Holiday Greetings from Venezuela

Feliz Navidad y  Prospera Año Nuevo

It is my ardent hope that each of you receive as much joy this Christmas as I am receiving. My vision is recovering a little  more each day. This, I am convinced, is in no small part due to the good words you all put in with El Señoir . With my computer set at 2X I am able to see the screen by putting my nose close to the touch pad and looking over the top of the bubble of gas that is inside of my eye. I can maintain focus for about ten minutes at a time. But every day I note improvement. I want to share with you how Christmas is celebrated in Venezuela.

Christmas in Venezuela

Today, the 24th, is the most important day of the Christmas season. It is called La Noche Buenam The Night of Goodness. Families begin to gather, generally at grandma’s house, at around 7:00 pm and the cokking begins. Although roast pork and chicken are almost always served as side dishes, the most important part of the meal is hallacas. Hallacas are made by first cooking a thick stew of pork and chicken Then a dough of precooked corn flour  is kneeded by hand until it is smooth and thick. This dough is then patted out thinly on banana leafs to cover an area about eight inches square. Two soup spoons of the stew are placed on the spread out dough along with a few raisens and a few plives. The banana leafs are then folded to form a rectangle of about three inches by seven inches. They are then tied with string and boiled for about thirty minutes.

The second most important food served on La Noche Buena is  Pande Jamon, ham bread. This made by rolling out a thin bread dough and covering it with thin slices of boiled ham along with raisens and olives. This is then roled into a loaf and cooked in the oven untilgolden brown.

Als, there will be Tejados. Tejados are made from platano, which is in the banana family. Platano are much larger than  bananas and not nearly as sweet. However, when the fruit is biled, it becomes more sweet and is served as a side dish like you might serve sweet potatos.

A Venezuelan fruit cke is also served called Torta Negra, or black cake.

Dinner is served at around 11:00 pm and only light snacking is permited until then so that everyone has a good appitite when the food is finally served.

Venezuelans enjoy American Christmas Charols but they have their own traditional Christmas music called Gaita. I have embedded an example below.

At mid-night gifts are exchanged but the fiesta continues to the wee hours of the morning.

 

Merry Christmas and a happy new year to all!

 

Categories: Uncategorized

36 thoughts on “Holiday Greetings from Venezuela

  1. First of all, it is good to hear from you. I am glad to hear that you are improving. Secondly, what time does dinner start? I am hungry from reading your description of the food. 🙂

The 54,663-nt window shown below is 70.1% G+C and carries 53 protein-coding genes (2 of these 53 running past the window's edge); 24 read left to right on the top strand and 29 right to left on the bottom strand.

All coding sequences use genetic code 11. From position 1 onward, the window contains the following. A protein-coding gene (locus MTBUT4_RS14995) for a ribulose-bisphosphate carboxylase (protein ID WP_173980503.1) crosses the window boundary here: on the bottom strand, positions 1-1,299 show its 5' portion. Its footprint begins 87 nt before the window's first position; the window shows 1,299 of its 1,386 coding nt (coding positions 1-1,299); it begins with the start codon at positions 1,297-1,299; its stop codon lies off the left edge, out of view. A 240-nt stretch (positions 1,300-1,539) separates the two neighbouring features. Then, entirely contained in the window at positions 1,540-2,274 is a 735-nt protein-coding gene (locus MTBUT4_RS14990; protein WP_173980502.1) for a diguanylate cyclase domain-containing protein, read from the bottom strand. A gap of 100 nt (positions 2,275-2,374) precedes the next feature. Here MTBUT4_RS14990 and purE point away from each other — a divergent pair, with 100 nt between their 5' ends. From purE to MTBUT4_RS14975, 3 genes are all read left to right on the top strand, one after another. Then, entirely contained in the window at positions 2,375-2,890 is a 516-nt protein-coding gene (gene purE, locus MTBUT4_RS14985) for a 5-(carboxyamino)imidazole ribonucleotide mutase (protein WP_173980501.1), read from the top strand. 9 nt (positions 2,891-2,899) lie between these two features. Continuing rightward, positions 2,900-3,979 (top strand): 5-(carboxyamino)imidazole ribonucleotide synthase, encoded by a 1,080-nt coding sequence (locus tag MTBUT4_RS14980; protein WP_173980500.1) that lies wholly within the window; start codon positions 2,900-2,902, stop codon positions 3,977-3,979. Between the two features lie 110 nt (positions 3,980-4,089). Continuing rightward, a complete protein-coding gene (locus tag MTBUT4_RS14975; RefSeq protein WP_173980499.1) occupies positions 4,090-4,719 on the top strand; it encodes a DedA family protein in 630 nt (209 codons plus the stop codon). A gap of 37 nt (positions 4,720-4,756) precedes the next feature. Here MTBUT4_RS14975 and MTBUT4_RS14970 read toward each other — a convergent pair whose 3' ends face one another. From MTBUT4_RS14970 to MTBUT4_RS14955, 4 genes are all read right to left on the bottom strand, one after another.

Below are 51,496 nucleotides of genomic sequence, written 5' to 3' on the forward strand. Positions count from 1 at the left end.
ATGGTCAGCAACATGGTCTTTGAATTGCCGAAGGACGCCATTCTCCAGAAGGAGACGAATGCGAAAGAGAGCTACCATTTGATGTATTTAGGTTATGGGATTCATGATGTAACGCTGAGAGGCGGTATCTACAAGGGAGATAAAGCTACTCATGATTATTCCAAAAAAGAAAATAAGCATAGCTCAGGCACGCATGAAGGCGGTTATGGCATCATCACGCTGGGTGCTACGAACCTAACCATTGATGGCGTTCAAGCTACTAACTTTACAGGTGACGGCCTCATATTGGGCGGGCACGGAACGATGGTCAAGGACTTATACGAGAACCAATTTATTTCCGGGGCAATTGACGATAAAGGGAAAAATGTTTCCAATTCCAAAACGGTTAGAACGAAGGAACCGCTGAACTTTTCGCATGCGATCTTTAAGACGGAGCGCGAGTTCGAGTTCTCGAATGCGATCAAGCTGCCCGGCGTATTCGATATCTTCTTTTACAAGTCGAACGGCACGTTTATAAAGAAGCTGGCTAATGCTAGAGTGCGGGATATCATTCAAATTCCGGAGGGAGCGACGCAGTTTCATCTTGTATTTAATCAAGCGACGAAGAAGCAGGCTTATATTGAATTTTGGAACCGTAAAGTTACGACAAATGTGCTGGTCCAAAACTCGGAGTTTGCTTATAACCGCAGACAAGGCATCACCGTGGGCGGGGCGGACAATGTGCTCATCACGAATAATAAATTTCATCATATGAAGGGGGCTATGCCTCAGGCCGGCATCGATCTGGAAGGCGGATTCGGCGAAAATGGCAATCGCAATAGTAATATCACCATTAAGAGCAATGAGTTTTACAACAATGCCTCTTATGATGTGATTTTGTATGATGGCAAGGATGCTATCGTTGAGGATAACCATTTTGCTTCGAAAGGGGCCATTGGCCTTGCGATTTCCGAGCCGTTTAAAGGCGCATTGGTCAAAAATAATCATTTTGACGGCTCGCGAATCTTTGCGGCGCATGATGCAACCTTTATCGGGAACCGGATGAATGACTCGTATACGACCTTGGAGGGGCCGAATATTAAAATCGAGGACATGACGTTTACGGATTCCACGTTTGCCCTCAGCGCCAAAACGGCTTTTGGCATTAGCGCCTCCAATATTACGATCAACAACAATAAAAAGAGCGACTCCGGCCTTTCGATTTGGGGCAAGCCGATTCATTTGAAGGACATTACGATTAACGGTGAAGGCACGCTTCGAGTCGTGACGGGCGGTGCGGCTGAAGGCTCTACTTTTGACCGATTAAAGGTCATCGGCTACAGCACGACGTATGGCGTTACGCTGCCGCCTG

Merry Christmas to you and your family. I hope you continue to improve.

  2. Sounds Awesome, Jim. Hallacas sound like Central American tamales, which are nothing like the Mexican ones. The dough is made of corn meal and the rest is pretty much as you described it.

    I’m so glad to hear your vision is improving. I’ll continue praying for your complete recovery.

    Merry Christmas!

  3. Wonderful time Jim, I almost wish I was there. What is even more wonderful is to know that you are improving. I will continue to keep you in my prayers, Merry Christmas and God bless you and your family my friend. So happy to hear from you! Loopy

  4. This is the best news today! You have been in my thoughts and prayers, and indeed looking forward to you getting back to full bore.

  5. Jim! You’re getting better!!!

    As a Spanish major, I do know all about the significance of “La Noche Buena,” including “La Flor de la Noche Buena.”

    Merry Christmas to you, Jim. Finding you back on the web is a Christmas present to me as far as I’m concerned.

  6. I’m so happy to hear you are getting better. I hope you had a blessed day Jim and look forward to when you are back in the swings of things. I will keep you in my thoughts and prayers,

  7. Thank you SO MUCH for the update. Gonna keep praying for additional healing for your vision. Happy Christmas and New Year, and thanks for being more of an American patriot than most who actually live inside US borders.

    best
    Lin

  8. I hope you had a really wonderful Christmas, Jim. When I even think about writing, I think of you….so know I am looking forward to your good health and return to us next year sometime, whenever you are ready and healed. Sending lots of love and hugs to you!!!

  9. Great to hear the holidays were good for you Jim. Now that 2012 is upon us, we all look forward to your continued recovery. We need your voice for this election!

  10. Hope things are moving along. I see that someone comes over to my place from here most days, so I am hoping it is you!! Thinking of you friend.

  11. Jim: I wanted to contact you via email but I don’t see one available here. I hope you are making progress on regaining you vision. If so, let me know an email address and i will send you an ebook version of The Eagle Has Crashed in whatever format you would like. If not I am going to begin reading the novel in a series of podcasts starting this Sunday.

    If a family member reads this, please relay the information to Jim.

    My email is ted@countrythinker.com.

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